Gov. Rick Scott vetoed an alimony reform bill passed by the Florida Legislature in 2013. Lawmakers chose not to pursue the issue in 2014 - an election year where fiscal concerns like tax cuts took center stage.
The rules surrounding alimony are back before the Florida Legislature. It’s been almost two years since Governor Rick Scott vetoed a bill that would have stopped permanent spousal support and reopened divorce cases.
"What I was concerned about on that was the retroactive part of it, that we could go back and review prior agreements,” Scott told reporters after vetoing the bill passed by the Legislature in 2013.
Former Speaker of the House Nancy Pelosi recently brought a handful of Democrats with her to Cuba – a trip she calls a sign of “friendship” between the U.S. and the island nation that remains under a congressionally mandated embargo.
Florida Gov. Rick Scott signs HB 7095, the pill mill bill, in Orlando, Florida, Friday, June 3, 2011. Looking on, from left: Joyce Dawley, FDLE; Phil Williams, Orlando MBI; Gerald Bailey, FDLE; Seminole sheriff Don Eslinger; Winter Park police chief Brett Railey, Rep. Scott Plakon.
On the brink of this year's legislative session, Governor Rick Scott is dealing with a big thorn. Scott replaced former head of the Florida Department of Law Enforcement Gerald Bailey, saying Bailey left voluntarily.
Bailey says that's a lie.
When Governor Scott's lawyer told Bailey to retire, Bailey did pack up his stuff and leave. A few days later, Scott said Bailey resigned. Bailey said that wasn't true and called the governor a liar in the public square. Things rapidly went down from there.
At a press conference Thursday, University of Miami Law Clinic and Haitian activists talk about a study that asks the U.S. to stop deportations to Haiti. Left to right: Geoffrey Loudin, UM law student, Edwidge Danticat, author, Marleine Bastien, activist.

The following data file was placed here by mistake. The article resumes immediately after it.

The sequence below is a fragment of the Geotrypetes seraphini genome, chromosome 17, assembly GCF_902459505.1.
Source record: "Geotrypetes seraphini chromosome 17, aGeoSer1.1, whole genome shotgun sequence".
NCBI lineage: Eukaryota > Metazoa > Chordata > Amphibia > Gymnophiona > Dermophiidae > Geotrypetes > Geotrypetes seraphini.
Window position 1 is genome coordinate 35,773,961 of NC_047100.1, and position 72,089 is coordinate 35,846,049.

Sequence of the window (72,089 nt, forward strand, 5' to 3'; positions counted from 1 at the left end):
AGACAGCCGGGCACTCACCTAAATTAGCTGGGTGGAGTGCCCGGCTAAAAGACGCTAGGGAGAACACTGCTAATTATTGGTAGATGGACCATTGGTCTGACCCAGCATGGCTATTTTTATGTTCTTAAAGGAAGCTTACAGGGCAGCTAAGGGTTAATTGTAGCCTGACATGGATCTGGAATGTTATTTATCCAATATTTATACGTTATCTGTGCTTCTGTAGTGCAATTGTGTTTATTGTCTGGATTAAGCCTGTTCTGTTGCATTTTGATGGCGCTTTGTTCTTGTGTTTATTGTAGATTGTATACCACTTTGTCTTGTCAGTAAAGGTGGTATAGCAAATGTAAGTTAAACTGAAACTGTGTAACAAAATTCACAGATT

After the deadly 2010 Haiti earthquake, the United States halted all deportations to the island nation.
One year later, deportations resumed to Haiti amid a deadly cholera outbreak.
Wildrick Guerrier was one of 27 men deported to Haiti from the U.S. on Jan 20, 2011, according to a recently released study by human rights groups that documents the impact of returning deportees to a post-earthquake Haiti.
Guerrier developed cholera-like symptoms after being jailed in Haiti, a customary practice when deportees return. One week after his arrival, he died.
Jeb Bush is being touted in some quarters as the answer to the Republican Party's looming demographic problems. As their base in the white community shrinks in proportion to other ethnic groups, Bush's secret weapon could be his own household: he has a Mexican wife and a son who identifies himself as Hispanic. Plus, Jeb speaks Spanish - fluently.
A Texas Circuit Court Judge ruled against President Obama's executive action on immigration Monday night. This puts on hold immigration programs DAPA (Deferred Action for Parents) and the expansion of DACA (Deferred Action for Childhood Arrivals).
South Florida immigration groups aren't taking this decision lying down.
On Tuesday, several groups gathered to protest the judge's decision. DAPA and the DACA expansion have been put on hold, but some undocumented Floridians are still optimistic.
Budgets are said to embody values, and President Barack Obama’s budget surely shows his legislative values. The $3.9 trillion budget would levy new taxes on the wealthiest Americans to pay for things to help low and middle income families, like free community college.
That’s not sitting well with Republicans in the region. South Florida Congressman Carlos Curbelo says it’s a political document.
Today concluded three days of U.S. congressional hearings on President Obama’s plan to restore diplomatic relations with communist Cuba. The administration faced tough skepticism – at times some outright hostility – but the new policy came out largely unscathed.
Senate and House committee members from both parties questioned President Obama’s efforts to normalize Cuba relations. Republican Florida Senator Marco Rubio warned Assistant U.S. Secretary of State Roberta Jacobson the policy change “will not be effective” in democratizing Cuba.
Originally published on Thu February 5, 2015 3:47 pm
Responding to criticism over a scandal involving an alleged bombing cover-up and a prosecutor's death, Argentine President Cristina Fernandez de Kirchner will write letters to Mia Farrow and Martina Navratilova, who tweeted about the case this week.